PITTSBURGH – St. Cloud State has a long list of accomplishments this postseason. Victories over Boston University and Boston College by a combined 10-3 total. A trip to the NCAA Frozen Four for the second time in school history. And a thrilling, 5-4 comeback victory over Minnesota State Mankato that put the Huskies in Saturday night’s national championship game, a first in program history.
For coach Brett Larson, Friday wasn’t a time to reflect on that success. He and his team had a hockey game for which to prepare.
“I don’t know if it’s just me, but you don’t think about the big-picture stuff,” Larson said in previewing Saturday’s NCAA final against Massachusetts, a game that was in progress when this edition of the Star Tribune went to press. “In all honesty, I’m just thinking about how to break the puck out tomorrow.”
Larson and the Huskies (20-10) have navigated a season filled with challenges brought on by COVID-19. The NCHC started its season in the Omaha Pod, with all eight teams gathering in December. A 4-1 start, including a victory over North Dakota, provided a hint of what might be coming for St. Cloud State, and the Huskies left Omaha with a 5-3 mark. They began January with three wins in four meetings against Minnesota Duluth, establishing themselves as a NCHC title contender.
A one-day-at-a-time approach has served the Huskies well.
“We’ve worked a lot this year, and maybe it’s just a good life lesson with COVID about really appreciating the day that you’re in and being thankful for the day that you have because you don’t know with a test the next day what could happen to your team.” Larson said. “… We’ve really tried to have a narrow focus on the day in and the day out.”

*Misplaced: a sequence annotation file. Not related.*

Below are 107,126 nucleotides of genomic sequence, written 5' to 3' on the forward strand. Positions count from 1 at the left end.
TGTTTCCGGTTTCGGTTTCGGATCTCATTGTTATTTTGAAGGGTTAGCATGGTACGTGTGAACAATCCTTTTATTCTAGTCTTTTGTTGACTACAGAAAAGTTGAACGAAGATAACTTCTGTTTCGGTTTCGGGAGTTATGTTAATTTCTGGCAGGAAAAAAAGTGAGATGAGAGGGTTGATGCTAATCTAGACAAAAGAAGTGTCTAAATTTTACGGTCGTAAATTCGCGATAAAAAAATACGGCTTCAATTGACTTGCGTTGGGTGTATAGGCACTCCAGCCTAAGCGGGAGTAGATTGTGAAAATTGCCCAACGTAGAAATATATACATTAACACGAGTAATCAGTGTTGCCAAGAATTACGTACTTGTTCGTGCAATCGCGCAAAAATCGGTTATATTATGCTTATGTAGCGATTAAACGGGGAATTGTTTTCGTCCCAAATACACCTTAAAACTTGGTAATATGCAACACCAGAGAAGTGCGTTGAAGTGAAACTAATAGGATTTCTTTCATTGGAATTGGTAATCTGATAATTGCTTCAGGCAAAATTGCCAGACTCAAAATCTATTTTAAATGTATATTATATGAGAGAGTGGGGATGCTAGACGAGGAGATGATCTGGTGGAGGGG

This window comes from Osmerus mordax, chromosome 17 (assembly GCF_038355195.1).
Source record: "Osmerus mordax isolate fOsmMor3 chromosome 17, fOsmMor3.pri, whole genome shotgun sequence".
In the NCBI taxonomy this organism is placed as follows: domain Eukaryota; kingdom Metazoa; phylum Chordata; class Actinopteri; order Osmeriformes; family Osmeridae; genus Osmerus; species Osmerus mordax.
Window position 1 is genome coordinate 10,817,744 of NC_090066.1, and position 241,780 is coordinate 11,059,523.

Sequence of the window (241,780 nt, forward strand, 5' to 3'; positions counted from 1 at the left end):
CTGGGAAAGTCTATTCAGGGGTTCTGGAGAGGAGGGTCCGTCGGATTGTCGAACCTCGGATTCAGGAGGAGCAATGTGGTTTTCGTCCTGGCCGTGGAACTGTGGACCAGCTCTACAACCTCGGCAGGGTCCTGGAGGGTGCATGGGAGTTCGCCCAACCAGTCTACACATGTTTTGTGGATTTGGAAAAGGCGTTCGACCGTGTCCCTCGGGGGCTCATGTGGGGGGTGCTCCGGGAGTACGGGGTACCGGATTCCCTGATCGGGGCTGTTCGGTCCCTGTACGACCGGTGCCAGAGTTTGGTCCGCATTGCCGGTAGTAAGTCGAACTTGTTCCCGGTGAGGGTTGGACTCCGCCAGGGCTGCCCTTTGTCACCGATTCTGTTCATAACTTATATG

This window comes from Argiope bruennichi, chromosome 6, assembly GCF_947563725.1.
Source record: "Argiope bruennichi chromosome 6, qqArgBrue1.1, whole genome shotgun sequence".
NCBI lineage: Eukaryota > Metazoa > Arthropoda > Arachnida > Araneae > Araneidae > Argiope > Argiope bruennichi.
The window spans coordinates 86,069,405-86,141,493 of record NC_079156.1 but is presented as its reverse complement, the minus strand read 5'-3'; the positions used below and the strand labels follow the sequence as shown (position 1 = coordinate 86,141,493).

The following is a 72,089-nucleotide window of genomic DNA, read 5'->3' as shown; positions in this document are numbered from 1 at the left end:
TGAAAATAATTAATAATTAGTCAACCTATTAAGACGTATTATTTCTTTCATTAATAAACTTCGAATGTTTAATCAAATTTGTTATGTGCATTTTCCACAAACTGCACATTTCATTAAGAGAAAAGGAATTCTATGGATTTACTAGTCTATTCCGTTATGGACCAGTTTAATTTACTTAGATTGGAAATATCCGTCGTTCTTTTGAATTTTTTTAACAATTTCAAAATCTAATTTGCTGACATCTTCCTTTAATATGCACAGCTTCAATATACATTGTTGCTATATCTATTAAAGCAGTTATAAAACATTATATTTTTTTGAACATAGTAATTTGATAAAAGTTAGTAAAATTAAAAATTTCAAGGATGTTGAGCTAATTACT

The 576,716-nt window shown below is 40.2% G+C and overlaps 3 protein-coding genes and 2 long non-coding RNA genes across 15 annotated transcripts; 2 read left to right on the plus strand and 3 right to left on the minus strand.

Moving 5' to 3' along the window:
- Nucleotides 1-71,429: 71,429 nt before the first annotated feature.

Wait finds a homeWhen Massachusetts forward Garrett Wait scored to beat Minnesota Duluth 3-2 in Thursday’s second semifinal, he had some interested onlookers back in Minneapolis.
“I watched my old roommate Garrett Wait score the overtime winner,” said Gophers goalie Jack LaFontaine, who was named the Mike Richter Award winner on Friday. “That was so funny because I was watching with [defenseman] Jackson LaCombe, and we were talking about it, ‘Uh, I’ve got a funny feeling Waiter’s gonna score.’ I was so happy for him.”
Wait, a junior from Edina, played 40 games for the Gophers, collecting four goals and nine assists before entering the transfer portal following the 2019-20 season. He landed at UMass after being contacted by Minutemen assistant coach Jared DeMichiel and consulting with forward Bobby Trivigno, a former teammate with Waterloo of the USHL.
“I didn’t really know anything about the school or anything,” Wait said. “… I kind of took a leap of faith on what they were saying. I really enjoyed what they were saying about being a family here and the culture.”
Wait has fit in nicely with UMass, scoring nine goals and assisting on eight in 28 games. He is the right winger on a line with left winger Trivigno, an East All-America first-team selection, and center Josh Lopina.
Wait had 24 goals in 2017-18 with Waterloo, and that intrigued UMass coach Greg Carvel.
“I was excited for that, and he has the ability to score,” Carvel said. “I think it was a third of the way into the year or maybe a little more that I realized that I want to see if he had some chemistry with Trivigno, and they have.”
On Thursday’s winning goal 14 minutes, 30 seconds into overtime, Wait parked himself at the left post as Trivigno circled around the net, then sent the puck across the crease. “I decided to stop on the back post and put my stick on the ice,” Wait said. “And lucky enough it found my stick. Trigs made a great play.”
Future sitesNext year’s Frozen Four will be held April 7 and 9 in Boston. Sites after that will be Tampa, Fla., in 2023, St. Paul in 2024, St. Louis in 2025 and Las Vegas in 2026. Next year’s regional tournaments will be in Albany, N.Y., Worcester, Mass., Allentown, Pa., and Loveland, Colo.